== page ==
ICYMI: Door County Pulse: Gallagher Saving Our Shores
Washington, D.C. – In case you missed it, the Door County Pulse highlighted Rep. Mike Gallagher’s work on the Save the Bay initiative in an article published last week applauding his focus on creating a healthy economy and environment, and calling it a “refreshing take.”
Save the Bay is a Northeast Wisconsin collaborative initiative in which agriculture, academia, industry, government and nonprofit leaders identify, share and promote conservation practices to reduce phosphorus, nitrogen and sediment flowing into the waters of Green Bay and Lake Michigan. Save the Bay was started by former 8th District Congressman Reid Ribble and Rep. Gallagher has pledged his commitment to continuing this mission for cleaner water and a healthier Lake Michigan. Read an excerpt from the Door County Pulse’s article below:
Saving Our Shores: Gallagher Continues Save the Bay Initiative
Door County Pulse
By: Jim Lundstrom & Jackson Parr
Mike Gallagher, the 33-year-old Republican who was elected to replace Ribble, said continuing the Save the Bay initiative was a no-brainer. In fact, Gallagher has a refreshing take on it.
“I consider myself a conservative and conservationist,” he said. “I’m a younger member of Congress. I often think one of the best ways to reach millennials, younger folks, is to talk about environmental issues, which may not be something that most Republicans are comfortable doing, but I think it’s something we need to do more of. Don’t force that false choice between our economy and our environment. I reject that choice. I think we can be environmentally friendly and economically strong at the same time.”
So Gallagher was well aware of the Save the Bay initiative, and he was impressed by the approach Ribble took.
“I was inspired by how Reid was able to bring together all these different stakeholders in Northeast Wisconsin,” Gallagher said. “If you are able to bring people to the table, I just believe that you are able to identify bottom-up solutions. Getting farmers and manufacturers to talk to academics and conservationists is a good thing. We need more of that bottom-up bipartisan problem solving rather than just fingerpointing. Hopefully Save the Bay can help other people to take this approach. How do we solve problems from the bottom-up rather than just talking past each other?”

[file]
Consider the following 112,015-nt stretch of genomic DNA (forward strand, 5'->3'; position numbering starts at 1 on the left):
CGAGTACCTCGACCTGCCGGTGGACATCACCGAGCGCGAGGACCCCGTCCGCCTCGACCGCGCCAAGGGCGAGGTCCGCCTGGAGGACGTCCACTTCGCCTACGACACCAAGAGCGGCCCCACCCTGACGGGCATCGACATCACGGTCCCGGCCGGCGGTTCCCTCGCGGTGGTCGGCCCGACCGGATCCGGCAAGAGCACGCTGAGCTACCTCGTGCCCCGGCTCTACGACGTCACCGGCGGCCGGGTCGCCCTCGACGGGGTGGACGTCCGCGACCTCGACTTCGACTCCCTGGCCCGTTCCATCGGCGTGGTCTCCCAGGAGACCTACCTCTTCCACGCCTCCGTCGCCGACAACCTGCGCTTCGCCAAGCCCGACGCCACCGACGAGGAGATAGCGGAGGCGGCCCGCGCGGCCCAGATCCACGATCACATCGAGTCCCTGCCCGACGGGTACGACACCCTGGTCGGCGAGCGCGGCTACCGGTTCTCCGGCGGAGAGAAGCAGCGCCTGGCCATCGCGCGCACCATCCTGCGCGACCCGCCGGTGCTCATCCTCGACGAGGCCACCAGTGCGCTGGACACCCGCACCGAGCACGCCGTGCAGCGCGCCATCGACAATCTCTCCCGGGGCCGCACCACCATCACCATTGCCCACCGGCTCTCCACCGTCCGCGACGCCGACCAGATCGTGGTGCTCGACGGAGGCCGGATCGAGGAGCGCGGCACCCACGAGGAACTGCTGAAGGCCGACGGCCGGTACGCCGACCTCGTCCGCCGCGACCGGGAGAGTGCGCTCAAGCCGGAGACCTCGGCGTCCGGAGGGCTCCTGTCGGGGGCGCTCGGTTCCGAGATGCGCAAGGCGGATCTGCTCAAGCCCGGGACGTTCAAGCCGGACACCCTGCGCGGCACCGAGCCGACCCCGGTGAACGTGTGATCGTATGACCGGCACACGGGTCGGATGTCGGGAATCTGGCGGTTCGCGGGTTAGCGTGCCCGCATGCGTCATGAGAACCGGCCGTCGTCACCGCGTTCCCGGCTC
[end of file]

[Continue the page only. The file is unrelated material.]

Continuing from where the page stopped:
Beyond that, Gallagher said he was encouraged by both farmers and conservationists to continue the initiative.
“I’m really excited about what we’re doing,” Gallagher said. “I do feel like we’re at a point now because of the conversation that was started by my predecessor and others, we are starting to identify some really innovative techniques. I think this is precisely the moment where we should be encouraging that and building on it. That isn’t to say we’re going to find a silver bullet solution to all of these problems. Maybe the solution that works for us in northeastern Wisconsin is different from some of the farmers down near Madison, but the more sharing of information and best practices, the better off we’ll be.”
Gallagher said he was happy with the turnout for his first Save the Bay meeting on February 21, 2017. It reminded him that a lot of talented, successful people are putting their minds and energy toward clean water efforts.
“I’d rather we be at the leading edge of it. I see no reason why Northeast Wisconsin can’t end up being a world leader when it comes to some of these best practices, and if we do that right, that’s a really exciting future we’re looking at,” he said. “We have some of the world’s best farmers. We live in one of the most beautiful places in the world. And we just have this Midwestern work ethic, sort of humble, hardworking ethos, and the spirit of civic duty and being a good neighbor. Those things combined should set us up for success in this area.”